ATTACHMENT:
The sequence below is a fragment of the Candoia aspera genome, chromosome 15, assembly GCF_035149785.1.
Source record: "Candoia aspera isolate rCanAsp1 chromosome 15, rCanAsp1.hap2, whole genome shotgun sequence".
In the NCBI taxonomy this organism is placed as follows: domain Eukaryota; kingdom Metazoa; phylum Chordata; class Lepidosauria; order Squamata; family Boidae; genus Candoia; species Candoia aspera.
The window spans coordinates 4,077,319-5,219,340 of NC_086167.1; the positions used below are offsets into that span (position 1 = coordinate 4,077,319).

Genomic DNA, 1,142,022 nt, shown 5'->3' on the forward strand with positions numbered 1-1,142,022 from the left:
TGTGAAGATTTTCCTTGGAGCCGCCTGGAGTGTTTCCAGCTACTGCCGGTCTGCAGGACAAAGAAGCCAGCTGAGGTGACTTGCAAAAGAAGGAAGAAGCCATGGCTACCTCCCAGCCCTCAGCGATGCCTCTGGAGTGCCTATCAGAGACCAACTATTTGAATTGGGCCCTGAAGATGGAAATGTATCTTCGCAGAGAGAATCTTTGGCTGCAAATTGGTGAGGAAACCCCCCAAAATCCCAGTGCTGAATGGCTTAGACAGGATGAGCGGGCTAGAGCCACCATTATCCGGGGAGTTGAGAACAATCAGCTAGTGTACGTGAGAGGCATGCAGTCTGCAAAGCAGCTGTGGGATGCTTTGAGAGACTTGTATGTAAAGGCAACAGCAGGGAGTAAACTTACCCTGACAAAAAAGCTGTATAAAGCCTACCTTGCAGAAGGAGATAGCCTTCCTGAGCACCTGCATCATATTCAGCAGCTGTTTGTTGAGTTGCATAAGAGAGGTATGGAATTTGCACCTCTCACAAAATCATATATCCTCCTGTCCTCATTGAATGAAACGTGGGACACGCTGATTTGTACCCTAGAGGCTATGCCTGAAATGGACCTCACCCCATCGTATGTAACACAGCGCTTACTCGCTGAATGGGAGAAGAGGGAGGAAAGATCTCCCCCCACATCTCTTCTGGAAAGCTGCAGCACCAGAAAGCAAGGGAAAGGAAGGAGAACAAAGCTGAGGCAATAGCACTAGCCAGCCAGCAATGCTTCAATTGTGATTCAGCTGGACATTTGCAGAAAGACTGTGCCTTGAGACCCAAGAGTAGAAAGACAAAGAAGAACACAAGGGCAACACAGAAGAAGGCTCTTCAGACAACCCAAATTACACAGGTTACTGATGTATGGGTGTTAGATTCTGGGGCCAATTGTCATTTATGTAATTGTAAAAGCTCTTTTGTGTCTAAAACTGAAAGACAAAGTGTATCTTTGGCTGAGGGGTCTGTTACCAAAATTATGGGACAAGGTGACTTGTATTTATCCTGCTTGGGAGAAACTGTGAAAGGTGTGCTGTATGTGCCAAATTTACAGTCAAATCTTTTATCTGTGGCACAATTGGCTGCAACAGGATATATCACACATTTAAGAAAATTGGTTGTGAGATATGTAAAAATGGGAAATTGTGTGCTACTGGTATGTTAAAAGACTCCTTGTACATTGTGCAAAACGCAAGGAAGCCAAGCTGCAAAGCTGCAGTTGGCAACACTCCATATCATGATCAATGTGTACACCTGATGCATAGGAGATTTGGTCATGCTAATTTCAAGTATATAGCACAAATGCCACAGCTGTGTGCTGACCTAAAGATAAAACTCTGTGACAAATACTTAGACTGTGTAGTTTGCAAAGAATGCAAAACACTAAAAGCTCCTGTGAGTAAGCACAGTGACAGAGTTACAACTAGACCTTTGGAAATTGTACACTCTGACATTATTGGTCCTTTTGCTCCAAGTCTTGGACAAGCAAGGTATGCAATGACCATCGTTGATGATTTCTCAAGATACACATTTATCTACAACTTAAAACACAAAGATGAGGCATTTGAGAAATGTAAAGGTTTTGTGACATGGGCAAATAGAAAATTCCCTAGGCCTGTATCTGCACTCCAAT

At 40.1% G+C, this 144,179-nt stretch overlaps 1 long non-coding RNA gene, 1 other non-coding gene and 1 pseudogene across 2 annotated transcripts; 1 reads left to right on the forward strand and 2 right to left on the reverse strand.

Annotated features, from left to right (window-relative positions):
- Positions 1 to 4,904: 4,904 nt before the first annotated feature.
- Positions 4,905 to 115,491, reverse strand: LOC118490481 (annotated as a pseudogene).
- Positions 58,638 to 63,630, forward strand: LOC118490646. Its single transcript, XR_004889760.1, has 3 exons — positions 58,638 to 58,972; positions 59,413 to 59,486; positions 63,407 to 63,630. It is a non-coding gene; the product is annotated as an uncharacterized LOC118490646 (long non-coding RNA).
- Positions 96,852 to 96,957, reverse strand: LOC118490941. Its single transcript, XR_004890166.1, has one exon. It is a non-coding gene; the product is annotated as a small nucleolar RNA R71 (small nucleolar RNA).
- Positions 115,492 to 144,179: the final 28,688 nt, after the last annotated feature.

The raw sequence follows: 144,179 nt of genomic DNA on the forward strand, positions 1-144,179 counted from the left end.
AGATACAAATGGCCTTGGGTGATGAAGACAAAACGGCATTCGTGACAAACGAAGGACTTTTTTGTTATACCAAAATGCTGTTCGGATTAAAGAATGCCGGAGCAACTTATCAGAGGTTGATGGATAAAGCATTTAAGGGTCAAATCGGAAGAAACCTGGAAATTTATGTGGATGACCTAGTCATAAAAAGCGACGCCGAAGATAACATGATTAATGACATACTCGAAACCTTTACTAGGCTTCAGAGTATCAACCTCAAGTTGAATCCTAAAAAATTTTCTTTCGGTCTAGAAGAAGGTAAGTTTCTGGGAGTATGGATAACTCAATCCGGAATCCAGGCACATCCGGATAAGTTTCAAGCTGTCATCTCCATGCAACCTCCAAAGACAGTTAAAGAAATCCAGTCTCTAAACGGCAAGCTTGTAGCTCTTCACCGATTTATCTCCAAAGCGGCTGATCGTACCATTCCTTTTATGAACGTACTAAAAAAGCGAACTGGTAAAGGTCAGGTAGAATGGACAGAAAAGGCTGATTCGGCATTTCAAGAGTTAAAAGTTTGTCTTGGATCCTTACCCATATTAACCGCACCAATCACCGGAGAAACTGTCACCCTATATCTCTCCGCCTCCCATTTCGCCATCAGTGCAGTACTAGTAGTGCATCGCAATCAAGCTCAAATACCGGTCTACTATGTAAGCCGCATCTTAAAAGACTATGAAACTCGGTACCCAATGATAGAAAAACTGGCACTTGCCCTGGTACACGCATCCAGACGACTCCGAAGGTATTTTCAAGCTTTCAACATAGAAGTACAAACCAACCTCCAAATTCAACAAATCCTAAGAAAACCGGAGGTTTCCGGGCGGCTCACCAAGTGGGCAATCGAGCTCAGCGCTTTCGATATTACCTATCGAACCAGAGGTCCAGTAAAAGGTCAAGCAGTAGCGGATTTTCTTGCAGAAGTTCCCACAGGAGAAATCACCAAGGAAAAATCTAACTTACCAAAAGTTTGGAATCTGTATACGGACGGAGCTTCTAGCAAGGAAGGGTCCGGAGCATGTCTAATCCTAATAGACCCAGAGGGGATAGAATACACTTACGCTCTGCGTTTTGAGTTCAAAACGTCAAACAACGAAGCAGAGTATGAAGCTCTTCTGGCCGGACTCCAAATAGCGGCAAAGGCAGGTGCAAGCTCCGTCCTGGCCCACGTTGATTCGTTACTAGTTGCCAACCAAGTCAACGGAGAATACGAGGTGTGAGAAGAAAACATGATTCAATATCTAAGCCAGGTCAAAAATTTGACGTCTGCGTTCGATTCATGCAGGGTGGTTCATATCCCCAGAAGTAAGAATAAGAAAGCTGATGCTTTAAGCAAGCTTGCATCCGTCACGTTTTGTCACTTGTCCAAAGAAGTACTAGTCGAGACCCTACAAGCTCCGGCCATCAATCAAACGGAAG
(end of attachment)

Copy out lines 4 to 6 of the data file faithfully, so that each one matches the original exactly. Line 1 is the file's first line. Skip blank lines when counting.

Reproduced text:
The window spans coordinates 4,077,319-5,219,340 of NC_086167.1; the positions used below are offsets into that span (position 1 = coordinate 4,077,319).

Genomic DNA, 1,142,022 nt, shown 5'->3' on the forward strand with positions numbered 1-1,142,022 from the left:
TGTGAAGATTTTCCTTGGAGCCGCCTGGAGTGTTTCCAGCTACTGCCGGTCTGCAGGACAAAGAAGCCAGCTGAGGTGACTTGCAAAAGAAGGAAGAAGCCATGGCTACCTCCCAGCCCTCAGCGATGCCTCTGGAGTGCCTATCAGAGACCAACTATTTGAATTGGGCCCTGAAGATGGAAATGTATCTTCGCAGAGAGAATCTTTGGCTGCAAATTGGTGAGGAAACCCCCCAAAATCCCAGTGCTGAATGGCTTAGACAGGATGAGCGGGCTAGAGCCACCATTATCCGGGGAGTTGAGAACAATCAGCTAGTGTACGTGAGAGGCATGCAGTCTGCAAAGCAGCTGTGGGATGCTTTGAGAGACTTGTATGTAAAGGCAACAGCAGGGAGTAAACTTACCCTGACAAAAAAGCTGTATAAAGCCTACCTTGCAGAAGGAGATAGCCTTCCTGAGCACCTGCATCATATTCAGCAGCTGTTTGTTGAGTTGCATAAGAGAGGTATGGAATTTGCACCTCTCACAAAATCATATATCCTCCTGTCCTCATTGAATGAAACGTGGGACACGCTGATTTGTACCCTAGAGGCTATGCCTGAAATGGACCTCACCCCATCGTATGTAACACAGCGCTTACTCGCTGAATGGGAGAAGAGGGAGGAAAGATCTCCCCCCACATCTCTTCTGGAAAGCTGCAGCACCAGAAAGCAAGGGAAAGGAAGGAGAACAAAGCTGAGGCAATAGCACTAGCCAGCCAGCAATGCTTCAATTGTGATTCAGCTGGACATTTGCAGAAAGACTGTGCCTTGAGACCCAAGAGTAGAAAGACAAAGAAGAACACAAGGGCAACACAGAAGAAGGCTCTTCAGACAACCCAAATTACACAGGTTACTGATGTATGGGTGTTAGATTCTGGGGCCAATTGTCATTTATGTAATTGTAAAAGCTCTTTTGTGTCTAAAACTGAAAGACAAAGTGTATCTTTGGCTGAGGGGTCTGTTACCAAAATTATGGGACAAGGTGACTTGTATTTATCCTGCTTGGGAGAAACTGTGAAAGGTGTGCTGTATGTGCCAAATTTACAGTCAAATCTTTTATCTGTGGCACAATTGGCTGCAACAGGATATATCACACATTTAAGAAAATTGGTTGTGAGATATGTAAAAATGGGAAATTGTGTGCTACTGGTATGTTAAAAGACTCCTTGTACATTGTGCAAAACGCAAGGAAGCCAAGCTGCAAAGCTGCAGTTGGCAACACTCCATATCATGATCAATGTGTACACCTGATGCATAGGAGATTTGGTCATGCTAATTTCAAGTATATAGCACAAATGCCACAGCTGTGTGCTGACCTAAAGATAAAACTCTGTGACAAATACTTAGACTGTGTAGTTTGCAAAGAATGCAAAACACTAAAAGCTCCTGTGAGTAAGCACAGTGACAGAGTTACAACTAGACCTTTGGAAATTGTACACTCTGACATTATTGGTCCTTTTGCTCCAAGTCTTGGACAAGCAAGGTATGCAATGACCATCGTTGATGATTTCTCAAGATACACATTTATCTACAACTTAAAACACAAAGATGAGGCATTTGAGAAATGTAAAGGTTTTGTGACATGGGCAAATAGAAAATTCCCTAGGCCTGTATCTGCACTCCAAT